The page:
YES. For some reason physicists seem to think that detecting a particle on a screen is in some way a more "objective" observation than eyeballing the thing directly but this is simply nonsense. Experiments are set up to test a prediction and a prediction can only reflect the narrative of the observer, not reality as she is being enacted. The worm in the apple will not be testing his prediction about the behaviour of the apple by using the same experiment as the orchardist growing it for commercial consumption because each of these observers is asking a totally different question of his apple.

Einstein understood this very well when he said this

"It is the THEORY which determines what the observer will observe"....Albert Einstein

and this:

"Mathematics can be used to prove ANYTHING"....Albert Einstein.

The pioneers of the quantum theory in the early part of the 20th century ALL understood this perfectly well and it was only considerably later that the geeks decided that the universe could only be understood in the language of mathematics. They got this badly wrong because what they should have said was that their models of the universe could only be understood in the language of mathematics and ever since then they've conflated their map with their territory. This, too, a paraphrase from the great man:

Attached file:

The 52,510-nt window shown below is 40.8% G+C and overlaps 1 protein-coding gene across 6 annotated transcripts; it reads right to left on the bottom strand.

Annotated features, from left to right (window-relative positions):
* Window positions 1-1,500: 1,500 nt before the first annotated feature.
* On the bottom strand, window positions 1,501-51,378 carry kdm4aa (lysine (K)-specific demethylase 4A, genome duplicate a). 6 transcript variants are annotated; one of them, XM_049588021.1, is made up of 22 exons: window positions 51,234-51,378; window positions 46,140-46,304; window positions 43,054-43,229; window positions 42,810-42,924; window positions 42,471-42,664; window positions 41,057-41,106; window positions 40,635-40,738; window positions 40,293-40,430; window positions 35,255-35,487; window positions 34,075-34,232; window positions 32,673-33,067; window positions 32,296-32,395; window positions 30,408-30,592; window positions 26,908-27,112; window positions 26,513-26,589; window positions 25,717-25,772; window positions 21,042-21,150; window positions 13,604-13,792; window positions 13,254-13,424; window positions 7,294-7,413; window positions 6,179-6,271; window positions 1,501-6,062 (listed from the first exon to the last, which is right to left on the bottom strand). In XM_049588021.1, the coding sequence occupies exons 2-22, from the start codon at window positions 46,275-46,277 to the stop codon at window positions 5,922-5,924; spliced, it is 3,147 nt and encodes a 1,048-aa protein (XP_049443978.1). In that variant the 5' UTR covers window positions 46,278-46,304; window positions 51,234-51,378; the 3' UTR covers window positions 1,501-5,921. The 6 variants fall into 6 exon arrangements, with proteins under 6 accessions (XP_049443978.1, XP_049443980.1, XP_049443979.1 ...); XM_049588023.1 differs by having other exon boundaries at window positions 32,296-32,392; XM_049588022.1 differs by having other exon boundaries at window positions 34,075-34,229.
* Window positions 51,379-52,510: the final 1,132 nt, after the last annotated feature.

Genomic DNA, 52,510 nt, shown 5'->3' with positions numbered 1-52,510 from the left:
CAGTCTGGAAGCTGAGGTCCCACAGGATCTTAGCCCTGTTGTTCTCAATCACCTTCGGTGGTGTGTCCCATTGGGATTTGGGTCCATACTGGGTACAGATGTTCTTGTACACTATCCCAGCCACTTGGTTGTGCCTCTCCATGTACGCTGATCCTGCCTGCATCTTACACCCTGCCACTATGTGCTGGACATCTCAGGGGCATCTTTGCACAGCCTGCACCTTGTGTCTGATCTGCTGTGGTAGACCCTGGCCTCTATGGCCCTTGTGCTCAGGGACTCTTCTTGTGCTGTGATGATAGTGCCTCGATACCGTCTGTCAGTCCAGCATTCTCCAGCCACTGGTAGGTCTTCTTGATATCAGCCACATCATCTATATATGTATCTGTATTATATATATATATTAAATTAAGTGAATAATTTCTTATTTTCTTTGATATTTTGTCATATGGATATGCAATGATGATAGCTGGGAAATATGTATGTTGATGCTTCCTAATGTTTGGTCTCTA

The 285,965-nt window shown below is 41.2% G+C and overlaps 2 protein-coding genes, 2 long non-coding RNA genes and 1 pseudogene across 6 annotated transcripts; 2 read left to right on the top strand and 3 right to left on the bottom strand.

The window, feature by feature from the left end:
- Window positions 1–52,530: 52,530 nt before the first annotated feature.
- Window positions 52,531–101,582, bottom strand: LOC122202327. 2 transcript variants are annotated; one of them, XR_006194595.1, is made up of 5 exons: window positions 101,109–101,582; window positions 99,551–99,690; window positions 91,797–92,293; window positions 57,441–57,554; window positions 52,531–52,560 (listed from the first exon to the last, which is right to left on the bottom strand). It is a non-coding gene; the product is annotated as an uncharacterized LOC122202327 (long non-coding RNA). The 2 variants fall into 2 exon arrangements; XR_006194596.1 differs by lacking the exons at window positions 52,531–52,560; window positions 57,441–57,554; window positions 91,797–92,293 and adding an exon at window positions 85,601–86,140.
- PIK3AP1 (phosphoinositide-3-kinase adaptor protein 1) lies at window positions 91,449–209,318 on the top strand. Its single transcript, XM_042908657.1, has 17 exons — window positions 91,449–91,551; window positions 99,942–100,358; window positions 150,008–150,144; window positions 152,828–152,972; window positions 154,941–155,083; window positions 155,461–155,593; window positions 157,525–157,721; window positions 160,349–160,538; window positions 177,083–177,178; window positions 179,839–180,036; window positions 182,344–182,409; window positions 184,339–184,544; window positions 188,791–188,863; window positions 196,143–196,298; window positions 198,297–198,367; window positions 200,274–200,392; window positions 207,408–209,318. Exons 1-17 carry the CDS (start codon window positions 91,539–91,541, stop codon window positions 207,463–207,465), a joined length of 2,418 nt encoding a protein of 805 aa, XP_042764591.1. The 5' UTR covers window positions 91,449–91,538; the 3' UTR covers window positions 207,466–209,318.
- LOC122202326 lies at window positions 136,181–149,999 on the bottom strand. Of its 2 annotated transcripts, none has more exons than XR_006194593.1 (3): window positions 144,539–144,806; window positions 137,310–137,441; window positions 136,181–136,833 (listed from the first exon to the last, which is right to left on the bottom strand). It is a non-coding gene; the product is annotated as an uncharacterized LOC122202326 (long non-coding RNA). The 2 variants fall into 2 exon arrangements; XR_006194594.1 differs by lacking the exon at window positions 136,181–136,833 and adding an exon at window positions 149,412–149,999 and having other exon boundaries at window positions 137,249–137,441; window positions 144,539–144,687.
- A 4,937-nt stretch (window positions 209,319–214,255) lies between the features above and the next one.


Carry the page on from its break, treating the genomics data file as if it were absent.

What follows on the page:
"We should never forget that spacetime is NOT a physical model of reality but a mathematical representation of a physical model of reality"...Albert Einstein.
Greta wrote: So at present the Standard Model has been effectively rendered immutable by its predictive efficacy and the fact that physicists are unable to professionally move beyond their professional brief.
Correct. They can't move beyond the SM because of its own inherent theoretical framework. It is inextricably interwoven into SR and SR is a model which specifically excludes gravity. They actually know what the limitation is but simply can't see how to move beyond it and bring the SM into line with GR. As I've said time and again, Greta, they're overlooking the elephant in the room. Their continuum of time and space is an observer effect and the truth of GR is hidden in plain sight. The ding und sich is the continuum of time and gravity and entanglement is the proof of it.